Friday, December 10, 2010

Individual Actions Help Our Patients

With the cold weather here to stay for a while and flu season about to kick into high gear, I want to thank everyone who was immunized against influenza (and thank all our healthcare professionals who worked to administer the vaccines) during the mass vaccination drill in October and throughout the past month. The Centers for Disease Control (CDC) believes that all individuals who work in healthcare facilities need to be immunized against influenza to protect the patients (and themselves). Hospitals nationwide are calling on their staff to make it a priority to get vaccinated against influenza. You can read more about the importance of getting vaccinated on the CDC’s website: or learn more about influenza in general on

And, here’s another great example of individuals doing something to help our patients - hand washing. It’s a proven fact that washing our hands saves lives by preventing the spread of infection. But it must be a conscious decision, a task we are dedicated to doing. When a pilot and copilot of a plane take off without running a checklist, the most likely result is that they will land safely. But, it is their job to ensure the safety of their passengers, and so they run through their checklist before every take off and landing. Doing something as simple as a checklist – or as easy as washing your hands – is the right thing to do to protect those in your care, whether it is a plane full of passengers or a hospital full of patients.

In recognition of National Hand Hygiene Awareness Week you may have seen this message throughout the hospital – Wash in. Wash out. Repeat. The fundamental concept urges everyone to wash their hands, either with soap and water or with alcohol-based hand sanitizer, before and after entering a patient room.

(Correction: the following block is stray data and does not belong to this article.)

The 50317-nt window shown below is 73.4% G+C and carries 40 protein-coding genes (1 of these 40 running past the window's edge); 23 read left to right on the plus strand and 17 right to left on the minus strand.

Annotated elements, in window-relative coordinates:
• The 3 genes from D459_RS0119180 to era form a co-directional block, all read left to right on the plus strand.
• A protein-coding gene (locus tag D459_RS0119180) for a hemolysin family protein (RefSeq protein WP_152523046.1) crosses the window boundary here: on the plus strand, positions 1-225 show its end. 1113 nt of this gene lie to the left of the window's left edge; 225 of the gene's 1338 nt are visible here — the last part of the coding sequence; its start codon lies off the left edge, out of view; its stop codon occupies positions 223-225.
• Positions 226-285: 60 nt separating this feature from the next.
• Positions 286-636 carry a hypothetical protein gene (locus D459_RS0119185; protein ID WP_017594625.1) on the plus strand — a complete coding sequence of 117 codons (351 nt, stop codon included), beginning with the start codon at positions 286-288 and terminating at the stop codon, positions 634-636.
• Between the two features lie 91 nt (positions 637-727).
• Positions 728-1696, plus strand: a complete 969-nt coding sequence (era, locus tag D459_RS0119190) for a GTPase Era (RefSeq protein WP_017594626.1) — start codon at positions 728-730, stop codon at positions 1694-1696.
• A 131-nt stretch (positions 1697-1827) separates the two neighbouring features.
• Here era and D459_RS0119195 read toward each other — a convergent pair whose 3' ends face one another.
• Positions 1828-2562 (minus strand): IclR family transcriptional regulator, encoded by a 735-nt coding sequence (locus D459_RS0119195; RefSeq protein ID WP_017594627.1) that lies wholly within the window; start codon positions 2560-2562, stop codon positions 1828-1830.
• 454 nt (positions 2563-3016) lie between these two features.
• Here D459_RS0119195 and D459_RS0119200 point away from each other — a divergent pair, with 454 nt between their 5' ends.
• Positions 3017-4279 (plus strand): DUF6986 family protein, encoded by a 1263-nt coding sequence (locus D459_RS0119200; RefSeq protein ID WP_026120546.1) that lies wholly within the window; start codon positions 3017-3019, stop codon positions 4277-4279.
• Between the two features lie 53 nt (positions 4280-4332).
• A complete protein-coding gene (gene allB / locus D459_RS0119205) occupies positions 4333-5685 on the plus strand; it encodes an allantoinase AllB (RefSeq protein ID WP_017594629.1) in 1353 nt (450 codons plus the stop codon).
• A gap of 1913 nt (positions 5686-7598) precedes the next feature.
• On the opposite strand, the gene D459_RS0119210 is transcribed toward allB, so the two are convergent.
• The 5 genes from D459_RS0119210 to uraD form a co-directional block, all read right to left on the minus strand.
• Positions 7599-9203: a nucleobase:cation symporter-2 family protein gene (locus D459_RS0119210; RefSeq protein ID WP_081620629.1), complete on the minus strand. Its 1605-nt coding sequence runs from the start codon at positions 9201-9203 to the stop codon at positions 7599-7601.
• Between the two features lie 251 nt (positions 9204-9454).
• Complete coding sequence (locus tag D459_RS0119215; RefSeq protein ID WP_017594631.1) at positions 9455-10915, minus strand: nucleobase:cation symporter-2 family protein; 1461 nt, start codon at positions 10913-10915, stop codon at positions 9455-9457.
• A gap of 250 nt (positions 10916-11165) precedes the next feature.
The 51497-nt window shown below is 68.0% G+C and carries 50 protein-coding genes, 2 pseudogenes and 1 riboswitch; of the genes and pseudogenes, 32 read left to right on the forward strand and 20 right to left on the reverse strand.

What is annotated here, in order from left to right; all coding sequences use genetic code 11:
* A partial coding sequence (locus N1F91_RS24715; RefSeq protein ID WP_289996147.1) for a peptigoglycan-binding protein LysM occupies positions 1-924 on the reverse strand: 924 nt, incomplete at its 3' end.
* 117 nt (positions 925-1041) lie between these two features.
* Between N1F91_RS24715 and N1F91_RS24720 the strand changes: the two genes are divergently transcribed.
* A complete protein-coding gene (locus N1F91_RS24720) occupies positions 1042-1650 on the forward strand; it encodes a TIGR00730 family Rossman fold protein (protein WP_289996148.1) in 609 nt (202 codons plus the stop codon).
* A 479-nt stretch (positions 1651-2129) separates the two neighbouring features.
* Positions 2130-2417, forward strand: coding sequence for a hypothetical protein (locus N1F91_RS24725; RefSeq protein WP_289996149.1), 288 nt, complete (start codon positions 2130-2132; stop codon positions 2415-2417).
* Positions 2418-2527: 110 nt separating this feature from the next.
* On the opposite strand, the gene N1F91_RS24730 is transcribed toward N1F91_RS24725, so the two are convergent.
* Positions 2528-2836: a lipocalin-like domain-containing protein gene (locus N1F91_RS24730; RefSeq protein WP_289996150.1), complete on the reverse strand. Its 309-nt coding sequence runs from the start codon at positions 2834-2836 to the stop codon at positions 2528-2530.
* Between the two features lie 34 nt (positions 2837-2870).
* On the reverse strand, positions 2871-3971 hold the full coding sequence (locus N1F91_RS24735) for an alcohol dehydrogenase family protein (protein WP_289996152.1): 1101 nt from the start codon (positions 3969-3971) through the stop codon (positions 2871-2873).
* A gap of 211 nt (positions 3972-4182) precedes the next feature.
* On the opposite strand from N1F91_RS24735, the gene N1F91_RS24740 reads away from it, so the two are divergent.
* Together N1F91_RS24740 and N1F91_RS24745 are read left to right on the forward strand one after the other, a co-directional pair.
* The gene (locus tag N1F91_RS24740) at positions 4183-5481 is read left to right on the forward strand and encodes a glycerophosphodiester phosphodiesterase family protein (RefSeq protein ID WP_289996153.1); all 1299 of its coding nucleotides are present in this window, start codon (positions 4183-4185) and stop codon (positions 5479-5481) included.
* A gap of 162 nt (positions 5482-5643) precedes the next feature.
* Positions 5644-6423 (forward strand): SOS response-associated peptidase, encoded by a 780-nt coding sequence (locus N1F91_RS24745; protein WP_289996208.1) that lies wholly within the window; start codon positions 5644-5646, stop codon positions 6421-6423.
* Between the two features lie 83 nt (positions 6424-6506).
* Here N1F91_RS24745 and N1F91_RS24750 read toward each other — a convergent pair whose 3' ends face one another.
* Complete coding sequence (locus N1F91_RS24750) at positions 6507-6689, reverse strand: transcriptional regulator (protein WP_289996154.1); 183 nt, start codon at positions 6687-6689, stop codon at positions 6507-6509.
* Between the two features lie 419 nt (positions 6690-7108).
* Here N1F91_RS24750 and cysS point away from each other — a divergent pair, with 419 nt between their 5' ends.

The NICU staff does this quite well. And so does the staff on Unit 27. In fact, they serve as examples to follow as they achieved 100 percent compliance for hand hygiene in November. The employees on Unit 34 were right behind with compliance rates at 91 percent for November, well above the hospital goal of 70 percent compliance. I commend the staff and the managers of these units for their commitment to our patients’ safety and good health.

If you haven’t yet had the chance to see the hand hygiene video on the Infoweb, I encourage you to check it out:

And, on Thursday, December 9, members of GBMC’s Infection Control department demonstrated just how many germs live on our hands even after we think we have washed them thoroughly.
Employees, physicians, visitors and patients alike tried out Infection Control's Glow Germ and blue light demonstration to see just how clean their hands really were. Many people were surprised at the results! 

Working in healthcare is a calling of service. And when we put our patients first, it’s evidence of our dedication to their safety and to helping others.

As always, I welcome your comments and feedback on how you practice patient safety in your everyday duties.

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